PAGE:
Bus vs Train: Trains are losing; Indian Railway is losing

Bus vs Train: Trains are losing

Slowly India has moved towards better road infrastructure across the country. From east to west and north to south, today we have four to six lanes express ways that not only have allowed regulation and distribution of traffic but have also increased the pace of traffic. This has helped country in so many ways except Railways. With age old infrastructure and consistent inability to increase the pace of trains besides increase in fares without providing any different experience altogether, Indian Railway is losing big from AC and regular express bus services.  


Shatabdi Express is the worst hit by this passenger recession for trains. Passengers trun-out is diminishing day by day and inching towards dangerous mark for Shatabdi trains especially between non-originating and non-terminating stations. Passengers are happily opting AC bus or regular express bus services on these sections. Routes like Delhi – Ajmer has been witnessing dramatic drop in number of passengers on a continuous basis. The same can be seen on Chennai – Mysore route. Passengers on these routes prefer roads than trains.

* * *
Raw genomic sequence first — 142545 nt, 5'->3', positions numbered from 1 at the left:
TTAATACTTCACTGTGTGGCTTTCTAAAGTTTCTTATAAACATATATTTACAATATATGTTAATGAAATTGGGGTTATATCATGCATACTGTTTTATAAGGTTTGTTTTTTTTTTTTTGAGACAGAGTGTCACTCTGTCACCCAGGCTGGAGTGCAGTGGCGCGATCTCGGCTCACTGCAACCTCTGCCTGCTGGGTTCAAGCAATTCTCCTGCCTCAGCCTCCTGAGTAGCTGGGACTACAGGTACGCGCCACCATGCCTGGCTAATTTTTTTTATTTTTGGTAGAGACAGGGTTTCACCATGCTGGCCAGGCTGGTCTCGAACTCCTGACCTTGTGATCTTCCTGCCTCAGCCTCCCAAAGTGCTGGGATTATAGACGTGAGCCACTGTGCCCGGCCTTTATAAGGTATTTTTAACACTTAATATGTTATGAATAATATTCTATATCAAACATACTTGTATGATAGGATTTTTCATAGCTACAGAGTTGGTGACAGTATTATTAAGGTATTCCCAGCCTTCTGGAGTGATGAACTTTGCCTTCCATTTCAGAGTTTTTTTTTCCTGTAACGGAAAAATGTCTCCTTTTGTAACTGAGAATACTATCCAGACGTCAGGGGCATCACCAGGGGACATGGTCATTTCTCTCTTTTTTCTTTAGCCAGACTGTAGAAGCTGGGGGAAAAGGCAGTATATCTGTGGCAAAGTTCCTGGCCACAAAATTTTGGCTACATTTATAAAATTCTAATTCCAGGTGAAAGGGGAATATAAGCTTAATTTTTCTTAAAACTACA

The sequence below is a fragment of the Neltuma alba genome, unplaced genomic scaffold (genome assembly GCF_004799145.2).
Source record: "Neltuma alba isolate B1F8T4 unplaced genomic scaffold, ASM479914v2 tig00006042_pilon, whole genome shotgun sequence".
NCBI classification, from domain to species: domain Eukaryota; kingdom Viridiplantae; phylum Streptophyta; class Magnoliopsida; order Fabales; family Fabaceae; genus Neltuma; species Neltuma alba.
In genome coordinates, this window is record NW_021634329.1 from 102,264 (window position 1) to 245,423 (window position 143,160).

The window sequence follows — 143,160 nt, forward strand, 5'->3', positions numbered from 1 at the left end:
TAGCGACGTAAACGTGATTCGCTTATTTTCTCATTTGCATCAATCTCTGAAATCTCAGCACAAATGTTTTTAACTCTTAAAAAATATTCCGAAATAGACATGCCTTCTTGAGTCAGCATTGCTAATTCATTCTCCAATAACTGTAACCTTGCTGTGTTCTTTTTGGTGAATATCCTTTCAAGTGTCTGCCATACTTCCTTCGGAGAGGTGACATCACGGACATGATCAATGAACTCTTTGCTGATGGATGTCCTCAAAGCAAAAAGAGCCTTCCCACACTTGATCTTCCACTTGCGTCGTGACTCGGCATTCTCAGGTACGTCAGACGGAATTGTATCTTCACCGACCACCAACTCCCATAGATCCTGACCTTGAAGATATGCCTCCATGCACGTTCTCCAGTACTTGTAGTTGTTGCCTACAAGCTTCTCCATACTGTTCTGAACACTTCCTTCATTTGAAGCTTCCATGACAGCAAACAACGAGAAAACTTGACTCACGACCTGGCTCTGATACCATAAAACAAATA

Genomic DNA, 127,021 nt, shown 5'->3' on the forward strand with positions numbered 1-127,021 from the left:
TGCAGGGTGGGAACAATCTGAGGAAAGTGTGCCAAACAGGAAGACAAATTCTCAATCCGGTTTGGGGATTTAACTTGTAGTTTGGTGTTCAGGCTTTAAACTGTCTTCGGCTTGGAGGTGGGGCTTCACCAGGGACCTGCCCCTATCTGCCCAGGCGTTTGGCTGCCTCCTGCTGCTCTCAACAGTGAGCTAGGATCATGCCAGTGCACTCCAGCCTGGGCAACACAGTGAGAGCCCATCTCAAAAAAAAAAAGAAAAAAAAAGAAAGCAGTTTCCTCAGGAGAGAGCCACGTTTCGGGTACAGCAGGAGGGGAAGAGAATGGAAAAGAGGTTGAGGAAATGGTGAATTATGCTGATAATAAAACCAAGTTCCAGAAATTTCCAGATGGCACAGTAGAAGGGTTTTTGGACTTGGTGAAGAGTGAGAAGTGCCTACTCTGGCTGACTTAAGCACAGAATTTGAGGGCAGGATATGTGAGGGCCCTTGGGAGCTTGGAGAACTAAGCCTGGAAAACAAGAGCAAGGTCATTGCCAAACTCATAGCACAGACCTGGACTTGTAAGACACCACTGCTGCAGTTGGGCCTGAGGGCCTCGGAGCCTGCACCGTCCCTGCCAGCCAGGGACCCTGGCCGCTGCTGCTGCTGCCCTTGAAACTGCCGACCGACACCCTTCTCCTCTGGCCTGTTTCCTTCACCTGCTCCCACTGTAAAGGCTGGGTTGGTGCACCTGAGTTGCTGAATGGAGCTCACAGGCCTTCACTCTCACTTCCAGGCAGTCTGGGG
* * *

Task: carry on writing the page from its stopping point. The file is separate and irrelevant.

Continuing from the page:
Apart from loss in passenger traffic, railway has also lost freight traffic from 1981 to till now. In 1981, Indian Railway shared 62 per cent of freight traffic which now is just 36 per cent. On the other hand, roads have seen a consistent rise during the period. 

However, Railway is more concerned about loss of passengers and has started taking action like controlling fare structure on these routes and matching it to bus fares. Fares on certain sections were cut to attract more passengers. Also running Jan-Shatabdi trains in place of Shatabdi trains helped Railways to bring down fares. But will it help? 


Take for example Bangalore – Mumbai journey, despite being distance apart, passengers prefer bus over train. There are about 15 trains that connects Bangalore to Mumbai but it takes 24 hours or more to complete the journey from a train while a multi-axle Volvo bus completes the distance between two metro cities in 16 to 17 hours flat. Also, there is no need to book a ticket well in advance. Bus tickets are available easily and instantly. Similarly, passengers are happily opting buses from Bangalore to Ahmedabad or upto Jodhpur. 

This trend clearly shows that Indian Railways have to increase speed of trains without altering fare structure drastically. Over extreme long routes like Delhi – Mumbai, Delhi-Bangalore airlines are snatching passengers and on shorter to moderate distance, passengers are opting buses. On the other hand, Railway is trying to add as many amenities as possible which is appreciable but not enough to attract passengers. 

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